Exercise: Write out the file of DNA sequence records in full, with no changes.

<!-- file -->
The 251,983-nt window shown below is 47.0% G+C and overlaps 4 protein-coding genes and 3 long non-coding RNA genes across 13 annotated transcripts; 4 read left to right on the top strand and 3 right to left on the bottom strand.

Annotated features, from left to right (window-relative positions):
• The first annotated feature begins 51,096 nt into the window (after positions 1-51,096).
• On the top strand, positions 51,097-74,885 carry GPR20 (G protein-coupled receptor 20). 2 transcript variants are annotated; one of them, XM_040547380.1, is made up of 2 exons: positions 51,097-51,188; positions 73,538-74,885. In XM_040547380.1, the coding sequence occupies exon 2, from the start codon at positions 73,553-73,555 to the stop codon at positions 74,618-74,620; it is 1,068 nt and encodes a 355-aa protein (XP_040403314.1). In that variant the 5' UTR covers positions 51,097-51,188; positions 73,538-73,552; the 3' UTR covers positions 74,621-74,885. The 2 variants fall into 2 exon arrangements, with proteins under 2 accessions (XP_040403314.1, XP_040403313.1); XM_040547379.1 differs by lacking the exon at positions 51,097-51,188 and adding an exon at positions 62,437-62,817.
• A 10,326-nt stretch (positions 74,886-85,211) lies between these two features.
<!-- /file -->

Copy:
The 251,983-nt window shown below is 47.0% G+C and overlaps 4 protein-coding genes and 3 long non-coding RNA genes across 13 annotated transcripts; 4 read left to right on the top strand and 3 right to left on the bottom strand.

Annotated features, from left to right (window-relative positions):
• The first annotated feature begins 51,096 nt into the window (after positions 1-51,096).
• On the top strand, positions 51,097-74,885 carry GPR20 (G protein-coupled receptor 20). 2 transcript variants are annotated; one of them, XM_040547380.1, is made up of 2 exons: positions 51,097-51,188; positions 73,538-74,885. In XM_040547380.1, the coding sequence occupies exon 2, from the start codon at positions 73,553-73,555 to the stop codon at positions 74,618-74,620; it is 1,068 nt and encodes a 355-aa protein (XP_040403314.1). In that variant the 5' UTR covers positions 51,097-51,188; positions 73,538-73,552; the 3' UTR covers positions 74,621-74,885. The 2 variants fall into 2 exon arrangements, with proteins under 2 accessions (XP_040403314.1, XP_040403313.1); XM_040547379.1 differs by lacking the exon at positions 51,097-51,188 and adding an exon at positions 62,437-62,817.
• A 10,326-nt stretch (positions 74,886-85,211) lies between these two features.